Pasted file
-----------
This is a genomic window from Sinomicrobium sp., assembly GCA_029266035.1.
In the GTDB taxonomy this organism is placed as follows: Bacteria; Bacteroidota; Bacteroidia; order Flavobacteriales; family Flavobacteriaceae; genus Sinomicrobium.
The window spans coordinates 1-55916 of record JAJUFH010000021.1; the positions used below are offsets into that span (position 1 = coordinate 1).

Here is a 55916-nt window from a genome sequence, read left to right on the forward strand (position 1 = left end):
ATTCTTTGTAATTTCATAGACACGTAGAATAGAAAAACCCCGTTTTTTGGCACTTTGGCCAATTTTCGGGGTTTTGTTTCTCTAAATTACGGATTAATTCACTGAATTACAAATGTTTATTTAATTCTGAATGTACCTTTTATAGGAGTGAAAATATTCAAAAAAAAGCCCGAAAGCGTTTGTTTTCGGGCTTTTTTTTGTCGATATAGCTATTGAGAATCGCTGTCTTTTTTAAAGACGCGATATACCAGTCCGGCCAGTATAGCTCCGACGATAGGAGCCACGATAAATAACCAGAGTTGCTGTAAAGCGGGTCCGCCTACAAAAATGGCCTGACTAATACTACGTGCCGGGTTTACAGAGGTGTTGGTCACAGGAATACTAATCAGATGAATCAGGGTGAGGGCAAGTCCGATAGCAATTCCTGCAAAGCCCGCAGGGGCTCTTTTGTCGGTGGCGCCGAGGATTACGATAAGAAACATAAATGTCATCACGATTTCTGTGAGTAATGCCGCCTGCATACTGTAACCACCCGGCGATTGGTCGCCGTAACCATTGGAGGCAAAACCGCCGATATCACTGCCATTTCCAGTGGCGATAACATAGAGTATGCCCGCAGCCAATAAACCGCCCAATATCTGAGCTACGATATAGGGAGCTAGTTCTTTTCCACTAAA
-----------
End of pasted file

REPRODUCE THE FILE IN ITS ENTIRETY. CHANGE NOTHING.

This is a genomic window from Sinomicrobium sp., assembly GCA_029266035.1.
In the GTDB taxonomy this organism is placed as follows: Bacteria; Bacteroidota; Bacteroidia; order Flavobacteriales; family Flavobacteriaceae; genus Sinomicrobium.
The window spans coordinates 1-55916 of record JAJUFH010000021.1; the positions used below are offsets into that span (position 1 = coordinate 1).

Here is a 55916-nt window from a genome sequence, read left to right on the forward strand (position 1 = left end):
ATTCTTTGTAATTTCATAGACACGTAGAATAGAAAAACCCCGTTTTTTGGCACTTTGGCCAATTTTCGGGGTTTTGTTTCTCTAAATTACGGATTAATTCACTGAATTACAAATGTTTATTTAATTCTGAATGTACCTTTTATAGGAGTGAAAATATTCAAAAAAAAGCCCGAAAGCGTTTGTTTTCGGGCTTTTTTTTGTCGATATAGCTATTGAGAATCGCTGTCTTTTTTAAAGACGCGATATACCAGTCCGGCCAGTATAGCTCCGACGATAGGAGCCACGATAAATAACCAGAGTTGCTGTAAAGCGGGTCCGCCTACAAAAATGGCCTGACTAATACTACGTGCCGGGTTTACAGAGGTGTTGGTCACAGGAATACTAATCAGATGAATCAGGGTGAGGGCAAGTCCGATAGCAATTCCTGCAAAGCCCGCAGGGGCTCTTTTGTCGGTGGCGCCGAGGATTACGATAAGAAACATAAATGTCATCACGATTTCTGTGAGTAATGCCGCCTGCATACTGTAACCACCCGGCGATTGGTCGCCGTAACCATTGGAGGCAAAACCGCCGATATCACTGCCATTTCCAGTGGCGATAACATAGAGTATGCCCGCAGCCAATAAACCGCCCAATATCTGAGCTACGATATAGGGAGCTAGTTCTTTTCCACTAAA